Consumers Vote For Online Government
Federal Web sites now rank high in satisfaction, but they must continue to focus on constituents.
Posted Sep 23, 2005
  

The federal government is doing a better job of satisfying the needs of their online customers, according to ForeSee Results, an analytics firm that measures online customer satisfaction. According to the latest findings of its American Customer Satisfaction Index (ACSI) report on the federal government's online performance, the e-government sector is gaining on several fronts, especially when compared to businesses. Scores are based on a 100-point scale and are calculated through a formula based on surveys of site users that measure the impact of increasing customer satisfaction on future consumer behavior, such as the likelihood to return to the Web site and recommend it to others.

"Thirteen of the 81 government Web sites we measured finished with a score of 80 or higher," says Larry Freed, president and CEO of ForeSee Results. "That's very impressive. Those are scores that are up there with civilian businesses that are doing e-commerce and e-business." That number impresses more by the fact that those government agencies are accomplishing this level of satisfaction despite fewer resources and smaller budget than the private sector, according to Freed. Overall, the ACSI average satisfaction score increased 1.2 percent to 73.5, a 3.2 percent improvement from September 2004. While 13 Web sites achieved a score of 80 or higher, four sites were rated below 60; the remaining 64 fell someplace in between.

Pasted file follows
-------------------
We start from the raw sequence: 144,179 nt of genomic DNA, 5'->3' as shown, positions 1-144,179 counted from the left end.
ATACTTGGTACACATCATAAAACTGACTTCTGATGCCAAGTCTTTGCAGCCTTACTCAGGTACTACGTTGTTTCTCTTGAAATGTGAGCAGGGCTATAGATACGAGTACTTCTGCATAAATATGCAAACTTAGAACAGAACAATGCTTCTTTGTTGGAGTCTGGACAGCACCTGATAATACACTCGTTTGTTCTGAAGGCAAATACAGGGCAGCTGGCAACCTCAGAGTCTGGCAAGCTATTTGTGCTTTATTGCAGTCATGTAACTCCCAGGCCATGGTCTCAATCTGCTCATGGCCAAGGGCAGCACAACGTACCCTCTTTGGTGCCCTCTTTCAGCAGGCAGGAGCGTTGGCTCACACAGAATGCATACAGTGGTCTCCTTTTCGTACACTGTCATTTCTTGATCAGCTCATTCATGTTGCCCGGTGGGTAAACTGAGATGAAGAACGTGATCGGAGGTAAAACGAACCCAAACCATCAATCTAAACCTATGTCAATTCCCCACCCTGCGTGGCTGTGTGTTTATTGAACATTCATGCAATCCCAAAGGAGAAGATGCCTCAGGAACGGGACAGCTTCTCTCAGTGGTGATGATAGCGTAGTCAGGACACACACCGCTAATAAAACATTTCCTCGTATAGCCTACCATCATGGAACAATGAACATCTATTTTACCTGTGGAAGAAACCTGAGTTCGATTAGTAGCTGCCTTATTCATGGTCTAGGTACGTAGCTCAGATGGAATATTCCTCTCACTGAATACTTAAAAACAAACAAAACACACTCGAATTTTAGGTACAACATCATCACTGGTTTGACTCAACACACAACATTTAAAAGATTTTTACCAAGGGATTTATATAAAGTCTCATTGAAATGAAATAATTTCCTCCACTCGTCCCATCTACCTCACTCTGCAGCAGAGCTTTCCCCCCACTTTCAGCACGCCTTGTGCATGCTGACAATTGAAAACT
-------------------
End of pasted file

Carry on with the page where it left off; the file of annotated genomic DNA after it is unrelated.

The Social Security Administration (SSA) broke into the ACSI's top 10 with the addition of three new sites. The sites--SSA's Help With Medicare Prescription Drug Costs, Internet Social Security Benefits Application, and Social Security Business Services Online--excelled at meeting specific needs, according to the report. "Government Web sites like the SSA are doing well because they have information that citizens want," Freed says.

Because government Web sites provide access to vast amounts of information, are focused on meeting specific mission requirements, and must organize this information to be accessible, providing the information customers are looking for and making Web sites easy to search and navigate are critical to successful customer feedback. "These Web sites are small windows into huge amounts of information," Freed says. "Customer satisfaction has a lot to do with what you expect, what you get, and how convenient it was to get it. Web sites have to provide the information their customers are looking for and fast."

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